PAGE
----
Pay attention to the children milestone checklist and talk with your pediatrician. Early detection is key. Trust your instincts. Get further evaluation if needed. Never give up hope! Listen to your gut! Be persistent! Get in synch with your spouse. Be patient. Seel help within the autism community and join a support group. Know your child's legal rights! Defy expectations! Recognize and appreciate all of your child's amazing qualities and special skills and celebrate them! Don't focus on the negative!

ADOS Autism Diagnostic Observation Schedule. Get an accurate picture of current ASD symptoms based on real-time observation.

There's no way your psychology professional is possibly right about you being autistic. I would know after all. (Has never met an aspie.)

Yeah, sure ... I love science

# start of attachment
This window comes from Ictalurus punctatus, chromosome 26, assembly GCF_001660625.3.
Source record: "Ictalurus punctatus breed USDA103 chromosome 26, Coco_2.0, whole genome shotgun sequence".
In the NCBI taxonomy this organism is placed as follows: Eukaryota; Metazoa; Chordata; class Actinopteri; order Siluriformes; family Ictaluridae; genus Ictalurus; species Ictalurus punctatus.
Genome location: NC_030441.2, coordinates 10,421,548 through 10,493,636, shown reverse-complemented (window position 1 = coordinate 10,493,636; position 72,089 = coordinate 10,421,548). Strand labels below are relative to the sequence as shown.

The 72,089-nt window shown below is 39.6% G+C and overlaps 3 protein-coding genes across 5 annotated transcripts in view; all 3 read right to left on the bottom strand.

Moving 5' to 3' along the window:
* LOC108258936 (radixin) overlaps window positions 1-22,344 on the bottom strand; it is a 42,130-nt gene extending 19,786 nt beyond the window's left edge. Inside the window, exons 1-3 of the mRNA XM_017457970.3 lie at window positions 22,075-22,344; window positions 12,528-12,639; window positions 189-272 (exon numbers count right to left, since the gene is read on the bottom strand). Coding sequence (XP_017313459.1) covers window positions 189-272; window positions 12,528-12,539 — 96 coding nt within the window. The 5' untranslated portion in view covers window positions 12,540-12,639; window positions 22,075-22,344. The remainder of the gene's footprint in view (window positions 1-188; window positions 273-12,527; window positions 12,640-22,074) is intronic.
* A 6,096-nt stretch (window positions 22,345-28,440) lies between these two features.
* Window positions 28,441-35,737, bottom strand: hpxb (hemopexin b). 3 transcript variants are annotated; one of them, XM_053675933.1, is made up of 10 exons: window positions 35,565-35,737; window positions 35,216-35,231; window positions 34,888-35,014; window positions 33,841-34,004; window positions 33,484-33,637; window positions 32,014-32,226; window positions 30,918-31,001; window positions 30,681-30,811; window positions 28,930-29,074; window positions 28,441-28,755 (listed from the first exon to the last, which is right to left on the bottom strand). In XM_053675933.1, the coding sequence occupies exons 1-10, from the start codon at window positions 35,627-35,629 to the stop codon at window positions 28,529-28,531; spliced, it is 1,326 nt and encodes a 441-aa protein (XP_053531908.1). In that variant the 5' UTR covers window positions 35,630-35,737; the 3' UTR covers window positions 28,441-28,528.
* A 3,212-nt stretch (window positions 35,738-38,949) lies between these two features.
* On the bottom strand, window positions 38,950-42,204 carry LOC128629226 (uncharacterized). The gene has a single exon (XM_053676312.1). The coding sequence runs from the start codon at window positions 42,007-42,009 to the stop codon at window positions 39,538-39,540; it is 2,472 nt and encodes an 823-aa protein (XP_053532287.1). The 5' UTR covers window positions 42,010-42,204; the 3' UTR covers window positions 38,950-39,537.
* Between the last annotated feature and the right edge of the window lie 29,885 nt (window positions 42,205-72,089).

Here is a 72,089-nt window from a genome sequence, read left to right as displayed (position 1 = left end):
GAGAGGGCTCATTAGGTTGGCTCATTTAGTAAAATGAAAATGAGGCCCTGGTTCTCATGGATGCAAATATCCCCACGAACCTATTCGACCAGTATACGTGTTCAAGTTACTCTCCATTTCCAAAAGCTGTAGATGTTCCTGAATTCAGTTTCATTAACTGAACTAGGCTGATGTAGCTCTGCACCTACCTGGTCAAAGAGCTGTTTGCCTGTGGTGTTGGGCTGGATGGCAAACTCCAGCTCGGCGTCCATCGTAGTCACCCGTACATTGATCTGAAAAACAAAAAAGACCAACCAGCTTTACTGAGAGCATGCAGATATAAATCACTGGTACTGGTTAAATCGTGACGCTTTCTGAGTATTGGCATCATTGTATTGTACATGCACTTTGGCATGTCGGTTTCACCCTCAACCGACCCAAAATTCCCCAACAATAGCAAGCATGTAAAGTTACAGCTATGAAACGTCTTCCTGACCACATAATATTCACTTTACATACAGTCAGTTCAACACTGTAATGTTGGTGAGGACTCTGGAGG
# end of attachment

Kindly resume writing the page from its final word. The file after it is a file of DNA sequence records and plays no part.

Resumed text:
The AQ Test

The AQ Test

Statement Definitely Agree Slightly Agree Slightly Disagree Definitely Disagree
1 I prefer to do things with others rather than on my own.
2 I prefer to do things the same way over and over again.
3 If I try to imagine something, I find it very easy to create a picture in my mind.
4 I frequently get so strongly absorbed in one thing that I lose sight of other things.
5 I often notice small sounds when others do not.
6 I usually notice car number plates or similar strings of information.
7 Other people frequently tell me that what I've said is impolite, even though I think it is polite.
8 When I'm reading a story, I can easily imagine what the characters might look like.
9 I am fascinated by dates.
10 In a social group, I can easily keep track of several different people's conversations.
11 I find social situations easy.
12 I tend to notice details that others do not.
13 I would rather go to a library than to a party.
14 I find making up stories easy.
15 I find myself drawn more strongly to people than to things.
16 I tend to have very strong interests, which I get upset about if I can't pursue.
17 I enjoy social chitchat.
18 When I talk, it isn't always easy for others to get a word in edgewise.
19 I am fascinated by numbers.
20 When I'm reading a story, I find it difficult to work out the characters' intentions.
21 I don't particularly enjoy reading fiction.